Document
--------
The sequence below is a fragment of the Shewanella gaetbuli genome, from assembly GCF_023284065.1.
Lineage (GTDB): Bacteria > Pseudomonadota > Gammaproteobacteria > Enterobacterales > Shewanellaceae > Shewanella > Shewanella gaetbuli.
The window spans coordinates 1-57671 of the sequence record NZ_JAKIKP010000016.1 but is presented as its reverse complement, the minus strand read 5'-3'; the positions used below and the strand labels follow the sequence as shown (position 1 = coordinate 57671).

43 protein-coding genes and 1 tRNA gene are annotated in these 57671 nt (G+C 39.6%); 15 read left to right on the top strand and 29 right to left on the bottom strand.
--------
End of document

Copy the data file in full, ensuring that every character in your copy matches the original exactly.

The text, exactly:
The sequence below is a fragment of the Shewanella gaetbuli genome, from assembly GCF_023284065.1.
Lineage (GTDB): Bacteria > Pseudomonadota > Gammaproteobacteria > Enterobacterales > Shewanellaceae > Shewanella > Shewanella gaetbuli.
The window spans coordinates 1-57671 of the sequence record NZ_JAKIKP010000016.1 but is presented as its reverse complement, the minus strand read 5'-3'; the positions used below and the strand labels follow the sequence as shown (position 1 = coordinate 57671).

43 protein-coding genes and 1 tRNA gene are annotated in these 57671 nt (G+C 39.6%); 15 read left to right on the top strand and 29 right to left on the bottom strand.